Pope Francis talks about Judas and love of Money 08.04.20
Let us pray today for those people who in this time of pandemic are taking advantage of those in need: they are profiting from the necessity of others and sell them: the mafia, those who lend and many others. May the Lord touch their hearts and convert them.
Holy Wednesday is also called "Spy Wednesday" or "Betrayal Wednesday", the day on which the Church emphasizes the betrayal of Judas. Judas sells the Master.
When we think about selling people, what comes to mind is the slave trade made that took place between Africa and America – an old thing – then the trade, for example, of Yazidi girls sold to Daesh: but it is a distant thing, it is a thing ... Even today people are sold. Every day. There are Judas's who sell their brothers and sisters, exploiting them in their work, not paying the just wage, not recognizing their duties ... In fact, many time they sell those who are most dear to us. I think that to be more comfortable one is able to turn away parents and not see them anymore, put them safe in a nursing home and not go to see them ... Sell them. There is a very common saying that, speaking of people like this, says that "he is capable of selling his mother": and they sell them. Now they are quiet, they are turned away: "Take care of them you ...".
Today human trafficking is as it was in earlier times: it is done. Why is that? Because as Jesus said. They made money a lord. Jesus said, "You cannot serve God and money," two lords. There is only one thing that Jesus puts to us and each one of us must choose: either serve God, and you will be free in adoration and service, or you serve money, and you will be a slave to money. This is the option and so many people want to serve God and money. And that can't be done. In the end, they pretend to serve God to serve money. They are the hidden exploiters who are socially impeccable, but under the table they trade, even with people: it doesn't matter. Human exploitation is selling ones neighbour.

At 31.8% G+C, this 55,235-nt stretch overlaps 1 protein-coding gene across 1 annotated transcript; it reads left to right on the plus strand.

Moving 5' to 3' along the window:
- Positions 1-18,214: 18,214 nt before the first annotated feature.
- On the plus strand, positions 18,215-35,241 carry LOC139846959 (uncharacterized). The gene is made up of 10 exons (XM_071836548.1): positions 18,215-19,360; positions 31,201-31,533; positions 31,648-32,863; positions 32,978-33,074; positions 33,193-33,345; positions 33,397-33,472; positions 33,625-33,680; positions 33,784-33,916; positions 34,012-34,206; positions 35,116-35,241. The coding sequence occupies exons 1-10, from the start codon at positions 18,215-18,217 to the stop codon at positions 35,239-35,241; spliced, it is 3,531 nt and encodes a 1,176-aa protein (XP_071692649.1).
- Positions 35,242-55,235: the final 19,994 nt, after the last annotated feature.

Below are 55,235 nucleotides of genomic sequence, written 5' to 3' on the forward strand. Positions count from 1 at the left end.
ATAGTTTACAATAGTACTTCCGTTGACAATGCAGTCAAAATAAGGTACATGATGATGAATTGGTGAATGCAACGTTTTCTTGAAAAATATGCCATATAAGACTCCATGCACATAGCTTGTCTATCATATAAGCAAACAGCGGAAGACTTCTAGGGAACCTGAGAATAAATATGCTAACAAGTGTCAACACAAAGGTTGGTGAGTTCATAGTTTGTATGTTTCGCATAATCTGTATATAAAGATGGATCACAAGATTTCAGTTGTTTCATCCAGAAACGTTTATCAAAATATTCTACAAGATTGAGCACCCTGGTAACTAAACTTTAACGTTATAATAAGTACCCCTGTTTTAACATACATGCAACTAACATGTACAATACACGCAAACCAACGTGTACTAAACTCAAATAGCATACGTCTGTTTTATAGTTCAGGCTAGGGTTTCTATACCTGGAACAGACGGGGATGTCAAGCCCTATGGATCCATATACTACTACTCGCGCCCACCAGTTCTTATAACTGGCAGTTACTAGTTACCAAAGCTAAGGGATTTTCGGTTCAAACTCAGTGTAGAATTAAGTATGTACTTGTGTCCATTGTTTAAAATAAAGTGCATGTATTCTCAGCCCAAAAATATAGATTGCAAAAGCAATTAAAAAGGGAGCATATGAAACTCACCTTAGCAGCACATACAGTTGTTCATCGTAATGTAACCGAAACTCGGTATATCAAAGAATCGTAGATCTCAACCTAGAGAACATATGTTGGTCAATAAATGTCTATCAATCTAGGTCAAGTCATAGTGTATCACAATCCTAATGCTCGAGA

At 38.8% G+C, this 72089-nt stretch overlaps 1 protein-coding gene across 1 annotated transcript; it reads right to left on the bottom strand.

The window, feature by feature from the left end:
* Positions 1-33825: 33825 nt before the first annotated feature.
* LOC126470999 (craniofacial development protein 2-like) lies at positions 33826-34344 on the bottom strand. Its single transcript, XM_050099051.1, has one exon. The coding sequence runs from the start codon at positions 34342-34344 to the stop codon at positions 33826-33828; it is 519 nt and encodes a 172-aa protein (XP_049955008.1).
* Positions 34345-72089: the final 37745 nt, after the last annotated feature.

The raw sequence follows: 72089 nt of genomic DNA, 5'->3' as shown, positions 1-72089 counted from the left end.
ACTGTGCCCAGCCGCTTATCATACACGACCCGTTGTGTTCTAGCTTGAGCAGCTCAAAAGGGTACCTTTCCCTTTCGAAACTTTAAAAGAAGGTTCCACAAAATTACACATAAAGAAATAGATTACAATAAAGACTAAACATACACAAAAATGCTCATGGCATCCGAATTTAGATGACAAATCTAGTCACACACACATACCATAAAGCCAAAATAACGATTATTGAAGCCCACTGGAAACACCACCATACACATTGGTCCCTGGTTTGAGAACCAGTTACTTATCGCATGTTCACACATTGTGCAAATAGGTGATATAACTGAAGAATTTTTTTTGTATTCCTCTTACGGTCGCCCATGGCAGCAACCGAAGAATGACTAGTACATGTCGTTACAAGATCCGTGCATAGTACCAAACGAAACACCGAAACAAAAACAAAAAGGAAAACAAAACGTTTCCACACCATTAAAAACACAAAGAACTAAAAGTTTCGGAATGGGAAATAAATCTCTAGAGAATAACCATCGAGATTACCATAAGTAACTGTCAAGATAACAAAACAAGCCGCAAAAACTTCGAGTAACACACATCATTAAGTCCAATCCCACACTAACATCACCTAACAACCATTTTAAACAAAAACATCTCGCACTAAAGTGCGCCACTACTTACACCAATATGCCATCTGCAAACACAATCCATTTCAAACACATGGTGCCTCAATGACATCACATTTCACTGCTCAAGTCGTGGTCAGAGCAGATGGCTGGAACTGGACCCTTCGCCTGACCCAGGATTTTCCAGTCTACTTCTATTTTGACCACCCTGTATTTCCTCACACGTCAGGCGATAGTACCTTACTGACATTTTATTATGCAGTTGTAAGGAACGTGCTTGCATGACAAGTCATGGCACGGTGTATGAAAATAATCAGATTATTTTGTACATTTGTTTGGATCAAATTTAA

Judas went away, but he has left disciples, who are not his disciples but the devils. What Judas's life was like, we don't know. A normal boy, perhaps, with anxieties, because the Lord called him to be a disciple. He never succeeded in being one: he didn't have a disciple's way of talking and a disciple's heart, as we read in the first Reading. He was weak in his discipleship, but Jesus loved him. You can say he was a worthy person. Then the Gospel makes us understand that he liked money: at Lazarus's house, when Mary anoints the feet of Jesus with that expensive perfume, he makes the reflection and John points out: "But he does not say it because he loved the poor: because he was a thief". Love of money had led him outside of the rules, to steal, and from steeling to betraying there is only a little step. Those who love money too much betray to get more, always: it is a rule, it is a fact. The boy Judas, perhaps good, with good intentions, ends up a traitor to the point of going to the market to sell him: "He went to the chief priests and said, "What are you willing to give me for me to hand him over to you, directly?" In my opinion, this man was out of his mind.
One thing that catches my attention is that Jesus never says "traitor"; he says he will be betrayed, but does not call him "traitor." He never says, "Go away, traitor." Never! In fact, he says to him, "Friend," and kisses him. The mystery of Judas ... What is the mystery of Judas? I don't know... Don Primo Mazzolari explained it better than I did ... Yes, I console myself to contemplate that capital of Vezelay: how did Judas end? I don't know. Jesus threatens strongly here; a strong threat: "Woe to that man from whom the Son of Man is betrayed: better for that man if he had never been born!" But does that mean Judas is in hell? I don't know. I look at the capital. And I hear the word of Jesus: "Friend."
But this makes us think of another thing, which is more real today: the devil entered Judas, it was the devil who led him to this point. And how did the story end? The devil is a bad payer: he is not a reliable payer. He promises you everything, makes you see everything and in the end leaves you alone in your desperation to hang yourself.
The heart of Judas, restless, tormented by greed and tormented by love of Jesus, a love that has failed, tormented with this fog that he was in, he returns to the priests asking for forgiveness, asking for salvation. "What is that to us? Look to it yourself ...": the devil speaks like this and leaves us in despair.
Let us think of so many institutionalized Judas in this world, who exploit people. And let us also think of the little Judas that each of us has within ourselves at the hour of choosing: between loyalty or self-interest. Each of us has the capacity to betray, to sell, to choose for our own interest. Each of us has the possibility of being attracted to the love of money or goods or future well-being. "Judas, where are you?" But each of us has to ask the question: "You, Judas, the little Judas I have inside: where are you?"